Seventy-eight members of India's Bnei Menashe community entered Israel by bus from Jordan on Thursday and 40 more were scheduled to arrive at Ben-Gurion Airport early Friday morning on an El Al flight from Mumbai (Bombay), according to Shavei Israel Chairman Michael Freund, whose organization organized the operation.
Freund said that the "Aliyah" (Jewish immigration to Israel) operation had been coordinated with all relevant government authorities. The Bnei Menashe entered Israel on tourist visas and will undergo conversion to Judaism in Israel. Then they will receive permanent status as citizens. These details were worked out in an agreement with the former Interior Minister, Meir Sheetrit, who is now Minister of Construction and Housing.
Yigal Henshin, the Bnei Menashe community's president, said Friday: "This is a historical day for us. We have come home."
The Bnei Menashe claim descent from the tribe of Menashe, one of the ten tribes exiled from the Land of Israel by the Assyrian empire over 2,700 years ago. They reside primarily in the two Indian states of Mizoram and Manipur, along the border with Burma and Bangladesh. In recent years alone, over 800 members of the community have made Aliyah, thanks largely to the efforts of Shavei Israel, a Jerusalem-based group that reaches out and assists “lost Jews” seeking to return to the Jewish people. They reside mainly in Kiryat Arba, south of Jerusalem, and Beit El and Ofrah, north of Jerusalem.
Shavei Israel locates and identifies long-lost Jewish communities. A total of more than 1,700 Bnei Menas
'This is a historical day for us. We have come home.'
he have immigrated to Israel and about 5,000 are still in India, waiting to come.
Until six years ago, the Interior Ministry allowed 100 Bnei Menashe to come to Israel as tourists annually. They then converted here and became Israelis, a policy that was ended by then-Interior Minister Avraham Poraz (Shinui), who reportedly preferred to have no olim (immigrants) from the group rather than increase the number of G-d fearing Jews in Israel who support Israel's right to sovereignty over Judea and Samaria.
To overcome the Poraz's ban on immigration of this lost Jewish community, the Israeli Chief Rabbinate agreed to send a Beit Din (rabbinical court) on its behalf to India to formally convert the Bnei Menashe to Judaism there. More than 200 Bnei Menashe were converted by the Beit Din and arrived in Israel at the end of 2006 as new immigrants. But then the Indian authorities forced Shavei Israel to stop the program because conversion is against the law in India. Hence the need for the new system of entry on tourist visas and conversion in Israel.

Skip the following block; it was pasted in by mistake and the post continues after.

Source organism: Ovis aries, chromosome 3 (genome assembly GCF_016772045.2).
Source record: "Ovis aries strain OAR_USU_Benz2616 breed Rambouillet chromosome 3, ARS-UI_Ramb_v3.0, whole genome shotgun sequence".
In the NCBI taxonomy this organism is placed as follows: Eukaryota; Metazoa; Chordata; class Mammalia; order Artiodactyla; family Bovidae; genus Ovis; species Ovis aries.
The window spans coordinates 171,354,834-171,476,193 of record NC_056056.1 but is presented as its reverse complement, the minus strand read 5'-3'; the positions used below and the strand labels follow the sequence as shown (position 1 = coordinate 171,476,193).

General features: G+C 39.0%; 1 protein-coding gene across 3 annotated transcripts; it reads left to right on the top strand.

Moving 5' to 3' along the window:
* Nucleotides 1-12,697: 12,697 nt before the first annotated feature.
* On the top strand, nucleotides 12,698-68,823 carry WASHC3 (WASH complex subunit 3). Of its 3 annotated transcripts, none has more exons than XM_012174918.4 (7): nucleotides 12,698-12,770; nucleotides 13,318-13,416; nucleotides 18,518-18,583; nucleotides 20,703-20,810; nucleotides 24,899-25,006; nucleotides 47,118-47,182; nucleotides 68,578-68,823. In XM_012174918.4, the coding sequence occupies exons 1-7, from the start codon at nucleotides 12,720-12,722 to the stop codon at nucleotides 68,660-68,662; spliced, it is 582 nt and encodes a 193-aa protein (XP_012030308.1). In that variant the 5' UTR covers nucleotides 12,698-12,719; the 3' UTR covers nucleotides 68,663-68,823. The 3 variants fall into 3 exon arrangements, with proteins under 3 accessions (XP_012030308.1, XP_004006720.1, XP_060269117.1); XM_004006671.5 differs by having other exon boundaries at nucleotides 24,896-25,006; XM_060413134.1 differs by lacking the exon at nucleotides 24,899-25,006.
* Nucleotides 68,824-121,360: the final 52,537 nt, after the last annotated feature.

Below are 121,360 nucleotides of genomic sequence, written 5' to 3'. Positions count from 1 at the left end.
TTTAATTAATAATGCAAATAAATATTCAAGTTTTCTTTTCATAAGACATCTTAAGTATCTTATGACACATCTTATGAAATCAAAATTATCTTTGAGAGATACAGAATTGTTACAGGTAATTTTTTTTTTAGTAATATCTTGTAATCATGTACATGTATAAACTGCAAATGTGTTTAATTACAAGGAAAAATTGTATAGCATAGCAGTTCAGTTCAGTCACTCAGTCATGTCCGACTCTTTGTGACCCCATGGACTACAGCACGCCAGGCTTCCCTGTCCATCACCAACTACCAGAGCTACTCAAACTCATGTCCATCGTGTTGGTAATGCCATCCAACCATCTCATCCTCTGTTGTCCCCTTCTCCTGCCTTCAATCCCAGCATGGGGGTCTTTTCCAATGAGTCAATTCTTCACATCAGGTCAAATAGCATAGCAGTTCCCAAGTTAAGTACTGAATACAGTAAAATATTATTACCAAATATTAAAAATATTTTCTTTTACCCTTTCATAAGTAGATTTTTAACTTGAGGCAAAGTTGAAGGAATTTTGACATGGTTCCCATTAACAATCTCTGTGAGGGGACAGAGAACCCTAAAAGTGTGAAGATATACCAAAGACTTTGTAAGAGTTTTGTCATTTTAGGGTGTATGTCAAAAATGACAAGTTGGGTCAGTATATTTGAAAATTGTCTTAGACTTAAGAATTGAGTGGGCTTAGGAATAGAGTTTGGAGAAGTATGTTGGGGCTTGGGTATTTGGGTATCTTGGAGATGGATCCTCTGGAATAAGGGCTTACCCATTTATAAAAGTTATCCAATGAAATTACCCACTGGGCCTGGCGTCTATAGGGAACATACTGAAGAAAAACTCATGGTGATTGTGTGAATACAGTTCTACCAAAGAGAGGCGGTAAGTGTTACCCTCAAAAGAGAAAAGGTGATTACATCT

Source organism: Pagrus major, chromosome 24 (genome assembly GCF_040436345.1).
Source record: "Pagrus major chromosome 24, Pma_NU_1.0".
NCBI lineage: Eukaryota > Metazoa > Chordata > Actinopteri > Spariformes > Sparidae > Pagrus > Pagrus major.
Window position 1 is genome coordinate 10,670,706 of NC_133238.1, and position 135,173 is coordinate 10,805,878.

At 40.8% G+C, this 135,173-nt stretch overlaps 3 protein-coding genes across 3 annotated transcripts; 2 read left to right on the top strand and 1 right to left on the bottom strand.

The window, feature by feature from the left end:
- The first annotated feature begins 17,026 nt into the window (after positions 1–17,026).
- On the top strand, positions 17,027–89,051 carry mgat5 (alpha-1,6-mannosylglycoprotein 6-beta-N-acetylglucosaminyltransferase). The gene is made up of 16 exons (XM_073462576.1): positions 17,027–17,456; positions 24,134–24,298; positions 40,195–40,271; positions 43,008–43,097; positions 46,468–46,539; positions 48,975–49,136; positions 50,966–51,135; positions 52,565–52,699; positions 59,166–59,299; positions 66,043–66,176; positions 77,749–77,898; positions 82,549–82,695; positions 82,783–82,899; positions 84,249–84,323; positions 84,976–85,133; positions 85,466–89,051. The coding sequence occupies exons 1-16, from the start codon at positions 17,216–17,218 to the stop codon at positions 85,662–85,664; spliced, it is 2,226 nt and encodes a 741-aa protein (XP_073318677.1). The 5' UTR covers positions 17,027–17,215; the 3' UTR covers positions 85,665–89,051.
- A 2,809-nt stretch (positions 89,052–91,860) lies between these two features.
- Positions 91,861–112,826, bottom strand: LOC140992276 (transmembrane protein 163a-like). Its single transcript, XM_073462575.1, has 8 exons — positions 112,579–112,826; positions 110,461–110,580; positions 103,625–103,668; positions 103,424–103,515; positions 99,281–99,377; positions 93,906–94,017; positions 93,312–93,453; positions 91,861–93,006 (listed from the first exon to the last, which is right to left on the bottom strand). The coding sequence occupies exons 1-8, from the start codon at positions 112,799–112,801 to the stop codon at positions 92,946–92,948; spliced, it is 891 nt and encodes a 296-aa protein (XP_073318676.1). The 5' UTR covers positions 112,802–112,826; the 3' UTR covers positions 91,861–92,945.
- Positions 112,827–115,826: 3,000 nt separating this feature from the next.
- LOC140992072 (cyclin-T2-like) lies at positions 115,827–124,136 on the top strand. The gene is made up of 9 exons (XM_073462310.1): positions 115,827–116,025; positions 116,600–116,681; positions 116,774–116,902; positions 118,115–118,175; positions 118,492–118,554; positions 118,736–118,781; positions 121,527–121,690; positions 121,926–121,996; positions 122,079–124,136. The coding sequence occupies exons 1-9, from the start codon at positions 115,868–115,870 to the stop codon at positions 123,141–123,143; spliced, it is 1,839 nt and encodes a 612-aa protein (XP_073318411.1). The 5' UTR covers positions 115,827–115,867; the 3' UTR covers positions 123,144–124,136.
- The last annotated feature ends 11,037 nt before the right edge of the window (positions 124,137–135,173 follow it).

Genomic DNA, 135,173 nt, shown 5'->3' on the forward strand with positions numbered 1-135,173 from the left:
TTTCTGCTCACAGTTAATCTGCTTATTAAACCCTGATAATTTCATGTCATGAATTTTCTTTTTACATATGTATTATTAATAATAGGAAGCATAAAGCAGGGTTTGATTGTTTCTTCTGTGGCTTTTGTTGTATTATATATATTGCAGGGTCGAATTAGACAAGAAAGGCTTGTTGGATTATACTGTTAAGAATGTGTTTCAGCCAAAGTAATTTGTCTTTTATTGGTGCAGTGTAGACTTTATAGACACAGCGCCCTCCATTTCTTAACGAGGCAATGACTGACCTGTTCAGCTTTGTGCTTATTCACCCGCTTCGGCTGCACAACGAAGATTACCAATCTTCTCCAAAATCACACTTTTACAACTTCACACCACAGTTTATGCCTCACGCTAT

The existence of the Bnei Menashe, known in India as the Manmassi tribe, was publicized in the Jewish world about 30 years ago by Rabbi Eliyahu Avichayil. When it was observed that the tribe's members maintained certain ancient traditions unlike any observed in the Indian subcontinent, investigation revealed that the
Bnei Menashe claim descent from the tribe of Menashe, one of the ten tribes exiled by the Assyrians over 2,700 years ago
rituals were of Jewish origin.
The Bnei Menashe who arrived on Thursday were put up in Midrashiyat Noam in Pardess Chana (near Hadera) – an institution with deep roots in the religious-Zionist movement – where they will study Judaism over the coming months and eventually undergo conversion to Judaism.
The Mayor of Pardess Chana, Chaim Ga'ash, has been less than enthusiastic about the new arrivals, however. Ga'ash said that the arrival of the Bnei Menashe had not been coordinated with him or with the Ministry of Absorption of Aliya. Ga'ash has even gone so far as to raise the possibility that the Bnei Menashe are in fact "foreign workers in disguise," because as he put it, "it makes no sense that a group of immigrants would arrive in Israel secretly.
Rabbi Eliyahu Birnboim of Shavei Israel said that the Bnei Menashe have been keeping the Jewish mitzvot, or rules and commandments, for at least the last four decades. He also stressed that the immigrants were well off materially in India and came to Israel because of Zionism.
Chief Sephardic Rabbi Shlomo Amar sent a delegation of two rabbinic judges to India about three years ago, to conduct a thorough investigation of the community and its origins. After a review of their findings, it was decided that the Bnei Menashe are in fact descendants of Israel and should be drawn closer to the Jewish people.